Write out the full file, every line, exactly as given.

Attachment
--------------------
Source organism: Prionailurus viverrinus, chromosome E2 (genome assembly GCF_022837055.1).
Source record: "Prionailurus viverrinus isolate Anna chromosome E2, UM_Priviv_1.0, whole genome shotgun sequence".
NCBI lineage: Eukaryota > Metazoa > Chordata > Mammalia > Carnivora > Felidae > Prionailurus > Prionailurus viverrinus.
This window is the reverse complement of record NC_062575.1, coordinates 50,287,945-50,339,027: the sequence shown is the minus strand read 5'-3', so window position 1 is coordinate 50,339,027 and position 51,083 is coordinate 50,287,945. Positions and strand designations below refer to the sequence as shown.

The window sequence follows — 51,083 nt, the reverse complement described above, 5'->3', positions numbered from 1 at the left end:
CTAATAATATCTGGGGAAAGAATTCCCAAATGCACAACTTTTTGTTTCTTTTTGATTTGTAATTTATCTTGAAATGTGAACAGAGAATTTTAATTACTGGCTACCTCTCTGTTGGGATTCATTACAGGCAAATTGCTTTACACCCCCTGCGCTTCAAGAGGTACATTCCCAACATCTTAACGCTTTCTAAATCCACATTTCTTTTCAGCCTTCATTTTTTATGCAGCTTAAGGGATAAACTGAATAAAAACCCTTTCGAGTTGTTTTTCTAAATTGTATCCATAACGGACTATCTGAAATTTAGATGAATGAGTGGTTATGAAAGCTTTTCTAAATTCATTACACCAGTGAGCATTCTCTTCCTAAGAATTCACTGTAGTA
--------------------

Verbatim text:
Source organism: Prionailurus viverrinus, chromosome E2 (genome assembly GCF_022837055.1).
Source record: "Prionailurus viverrinus isolate Anna chromosome E2, UM_Priviv_1.0, whole genome shotgun sequence".
NCBI lineage: Eukaryota > Metazoa > Chordata > Mammalia > Carnivora > Felidae > Prionailurus > Prionailurus viverrinus.
This window is the reverse complement of record NC_062575.1, coordinates 50,287,945-50,339,027: the sequence shown is the minus strand read 5'-3', so window position 1 is coordinate 50,339,027 and position 51,083 is coordinate 50,287,945. Positions and strand designations below refer to the sequence as shown.

The window sequence follows — 51,083 nt, the reverse complement described above, 5'->3', positions numbered from 1 at the left end:
CTAATAATATCTGGGGAAAGAATTCCCAAATGCACAACTTTTTGTTTCTTTTTGATTTGTAATTTATCTTGAAATGTGAACAGAGAATTTTAATTACTGGCTACCTCTCTGTTGGGATTCATTACAGGCAAATTGCTTTACACCCCCTGCGCTTCAAGAGGTACATTCCCAACATCTTAACGCTTTCTAAATCCACATTTCTTTTCAGCCTTCATTTTTTATGCAGCTTAAGGGATAAACTGAATAAAAACCCTTTCGAGTTGTTTTTCTAAATTGTATCCATAACGGACTATCTGAAATTTAGATGAATGAGTGGTTATGAAAGCTTTTCTAAATTCATTACACCAGTGAGCATTCTCTTCCTAAGAATTCACTGTAGTA